You could be forgiven for thinking hackers have been having a field day lately with American companies, from Target to Neiman Marcus and now Yahoo. The internet giant announced Thursday that a coordinated attack had broken into Yahoo Mail accounts using malicious software.
Yahoo did not disclose the number of email accounts that were compromised, but the company advised users to change their passwords. It also said its own security was not breached, and that the leak probably resulted from a successful hack attack on another company. That breach would have allowed hackers to access customer information. Since many people reuse passwords for multiple accounts, the hackers were able to use the information to gain entry to Yahoo Mail accounts.
"We have no evidence that they were obtained directly from Yahoo’s systems," the company said on its blog. But it admitted that cybersecurity attacks are "unfortunately becoming a more regular occurrence" -- telling everyone who hasn't been living under a rock what they already know.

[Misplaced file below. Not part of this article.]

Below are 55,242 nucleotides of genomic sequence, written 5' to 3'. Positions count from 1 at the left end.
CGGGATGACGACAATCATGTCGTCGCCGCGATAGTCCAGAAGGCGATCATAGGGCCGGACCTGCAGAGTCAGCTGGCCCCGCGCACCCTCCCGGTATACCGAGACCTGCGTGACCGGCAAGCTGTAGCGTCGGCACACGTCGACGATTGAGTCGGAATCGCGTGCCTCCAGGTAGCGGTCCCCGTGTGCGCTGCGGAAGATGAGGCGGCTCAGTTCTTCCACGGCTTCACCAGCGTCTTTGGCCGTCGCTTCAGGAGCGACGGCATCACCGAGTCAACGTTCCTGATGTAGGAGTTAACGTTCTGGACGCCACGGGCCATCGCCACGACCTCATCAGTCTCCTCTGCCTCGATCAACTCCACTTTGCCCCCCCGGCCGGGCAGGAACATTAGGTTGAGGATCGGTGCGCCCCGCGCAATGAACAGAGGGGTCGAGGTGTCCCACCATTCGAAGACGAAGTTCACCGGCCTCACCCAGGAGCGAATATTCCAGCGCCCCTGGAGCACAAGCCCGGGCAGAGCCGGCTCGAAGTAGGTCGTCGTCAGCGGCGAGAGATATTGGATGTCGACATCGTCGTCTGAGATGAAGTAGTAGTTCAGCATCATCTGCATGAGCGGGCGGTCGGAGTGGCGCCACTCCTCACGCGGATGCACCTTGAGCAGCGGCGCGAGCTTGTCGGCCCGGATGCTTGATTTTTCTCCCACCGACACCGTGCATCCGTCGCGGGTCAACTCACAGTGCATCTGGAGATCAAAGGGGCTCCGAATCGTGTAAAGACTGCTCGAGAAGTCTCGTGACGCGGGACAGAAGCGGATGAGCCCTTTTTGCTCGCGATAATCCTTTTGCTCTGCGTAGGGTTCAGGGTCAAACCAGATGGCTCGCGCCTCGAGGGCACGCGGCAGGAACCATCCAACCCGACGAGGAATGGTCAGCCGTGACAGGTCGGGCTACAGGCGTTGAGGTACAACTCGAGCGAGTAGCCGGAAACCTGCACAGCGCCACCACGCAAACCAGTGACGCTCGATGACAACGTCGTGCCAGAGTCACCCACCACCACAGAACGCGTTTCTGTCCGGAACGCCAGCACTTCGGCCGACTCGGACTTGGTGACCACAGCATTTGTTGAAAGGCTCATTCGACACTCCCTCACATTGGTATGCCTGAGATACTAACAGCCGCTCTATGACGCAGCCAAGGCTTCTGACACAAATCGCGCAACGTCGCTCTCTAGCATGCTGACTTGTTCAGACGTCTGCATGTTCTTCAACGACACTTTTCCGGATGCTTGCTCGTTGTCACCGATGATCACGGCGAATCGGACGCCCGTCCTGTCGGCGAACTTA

As attacks grow more frequent, companies are no longer able to issue a simple mea culpa to their customers. Indeed, Target and Neiman Marcus, both high-profile recent victims of hack attacks, are now trying to hold onto customers by offering them one year of free credit monitoring and identity-theft protection. The Target data theft reportedly affected some 100 million customers, and the Neiman Marcus attack as many as 1.1 million.
Following the attack on Yahoo, the tech company reset affected users' passwords and assured users that it had implemented additional safeguards to protect their information. It also urged users to create strong passwords, to change them regularly and not to use the same password for multiple accounts.
"Using the same password on multiple sites or services makes users particularly vulnerable to these types of attacks," the company said.